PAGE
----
More goodies from the Autumn Selvedge Fair in St Augustine Church hall, off the Archway Road, N6.
Handmade wallpaper by Dunford Wood printed by hand from an original lino block designed by Hugh Dunford Wood in Lyme Regis, Dorset
Matilda Rose based in Whitstable, Kent embroiders blankets by hand and machine with squawking parrots and nautical themed motifs such as ships anchors and mermaids. Her pieces can be bought from her Etsy shop Matilda Rose Emporium
Throws, rugs and cushions in natural shades are made in a distinctive textured twill weave from Romney sheep fleeces by this family owned business - the family has been keeping Romney sheep for six generations
Romney Marsh Wools also produce a skincare range -
I tried a bit of the lanolin hand and body lotion with some trepidation as I don't like greasy lotions that linger on the surface of my skin. But this was lovely and was absorbed quickly (probably because I have dry lizard skin), smells good too.
Last week I popped along to see some of Belle & Bunty's beautiful frocks in the Sweet Couture cake shop in Covent Garden at the Vogue Fashion Night Out. The frocks were gorgeous, as always - the cakes were delish. But surely this is a dynamite combination?
A weekend in Gloucestershire drinking up the last of the summer sun and picking up windfalls. Time for apple and ginger jelly. I am not a purist, and proudly use Certo - bottled pectin - to ensure it sets every time. Well, almost.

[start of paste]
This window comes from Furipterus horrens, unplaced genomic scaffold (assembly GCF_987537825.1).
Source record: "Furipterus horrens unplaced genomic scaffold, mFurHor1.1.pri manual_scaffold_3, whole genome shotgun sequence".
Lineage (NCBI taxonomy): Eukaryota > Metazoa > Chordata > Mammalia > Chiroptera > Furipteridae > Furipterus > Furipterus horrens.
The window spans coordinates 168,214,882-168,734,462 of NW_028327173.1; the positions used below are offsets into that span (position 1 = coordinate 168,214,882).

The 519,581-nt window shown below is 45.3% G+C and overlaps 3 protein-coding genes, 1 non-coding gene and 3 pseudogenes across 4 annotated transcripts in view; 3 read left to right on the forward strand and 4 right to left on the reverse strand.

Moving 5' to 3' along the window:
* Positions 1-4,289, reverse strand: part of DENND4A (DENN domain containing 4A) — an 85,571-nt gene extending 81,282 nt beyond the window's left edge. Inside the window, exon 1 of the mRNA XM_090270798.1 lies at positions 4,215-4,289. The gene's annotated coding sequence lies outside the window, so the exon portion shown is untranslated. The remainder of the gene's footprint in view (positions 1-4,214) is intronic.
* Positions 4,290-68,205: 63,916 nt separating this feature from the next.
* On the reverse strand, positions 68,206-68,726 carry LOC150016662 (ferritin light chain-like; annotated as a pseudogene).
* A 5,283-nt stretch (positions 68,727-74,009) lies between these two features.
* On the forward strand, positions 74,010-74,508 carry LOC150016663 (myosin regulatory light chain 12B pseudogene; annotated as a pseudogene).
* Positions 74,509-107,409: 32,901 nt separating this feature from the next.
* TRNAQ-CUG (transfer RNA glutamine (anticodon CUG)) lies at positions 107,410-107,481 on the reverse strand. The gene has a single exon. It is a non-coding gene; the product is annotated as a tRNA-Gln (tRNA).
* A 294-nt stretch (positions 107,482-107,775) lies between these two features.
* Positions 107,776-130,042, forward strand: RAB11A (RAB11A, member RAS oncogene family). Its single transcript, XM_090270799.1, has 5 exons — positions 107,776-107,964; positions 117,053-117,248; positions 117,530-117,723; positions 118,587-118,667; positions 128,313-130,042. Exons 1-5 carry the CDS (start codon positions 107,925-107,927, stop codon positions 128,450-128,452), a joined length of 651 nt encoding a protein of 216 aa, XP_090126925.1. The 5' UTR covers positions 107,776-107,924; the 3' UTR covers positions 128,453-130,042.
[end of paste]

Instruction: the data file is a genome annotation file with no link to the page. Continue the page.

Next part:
1. Wash and roughly chop up the apples - removing bruised bits.
2. Peel, chop and bruise the ginger.
3. Use enough water to cover the apples and ginger - simmering for approx 30 mins, until tender, using a potato masher to squish them up.
4. Put in jelly bag, and allow to drip over night - I string up the jelly bag under a chair, but you can buy those on-the-counter jelly strainer kits from places like Lakeland.
5. Pour the juice into a pan, adding the sugar: 800g per 1 litre juice.
6. Heat slowly, stirring occasionally, until the sugar has dissolved - add a small piece of butter to reduce foaming.
7. Add Certo (1 bottle), stirring occasionally, then bring to a full rolling boil and boil for 1 minute.
8. Remove from the heat and test for set - this can be done by putting a few drops of liquid jelly onto a plate, allowing to cool (put into fridge) and pushing with your finger to see if it wrinkles.
9. Once the liquid jelly has cooled a little, skim it (the butter will have reduced foaming but there will still be some to skim off) and pot in sterilised jars - these can be done very easily in the dishwasher. If your dishwasher has a long cycle, then set it off long in advance of the jelly-making process. You can also wash the jars up by hand, and dry in a moderate-heat oven - but last time I did this, the jars got too hot and cracked when I poured in the jelly, so I favour the dishwasher method.
10. Allow the jelly to set - this could take a week or so if there is a low pectin content.
Looking out across Bruntsfield Links - taking the scenic route to the Traverse Theatre via the Meadows. I also swung by the flat where I lived as student - unbelievably it seems that the permanently pickled Mr Ross at flat 2F1 is still in residence; he of the tartan trews, always-full sherry glass and wifey in her Woman at C&A negligees, you know those long flammable frilly horrors in turquoise 'silk'.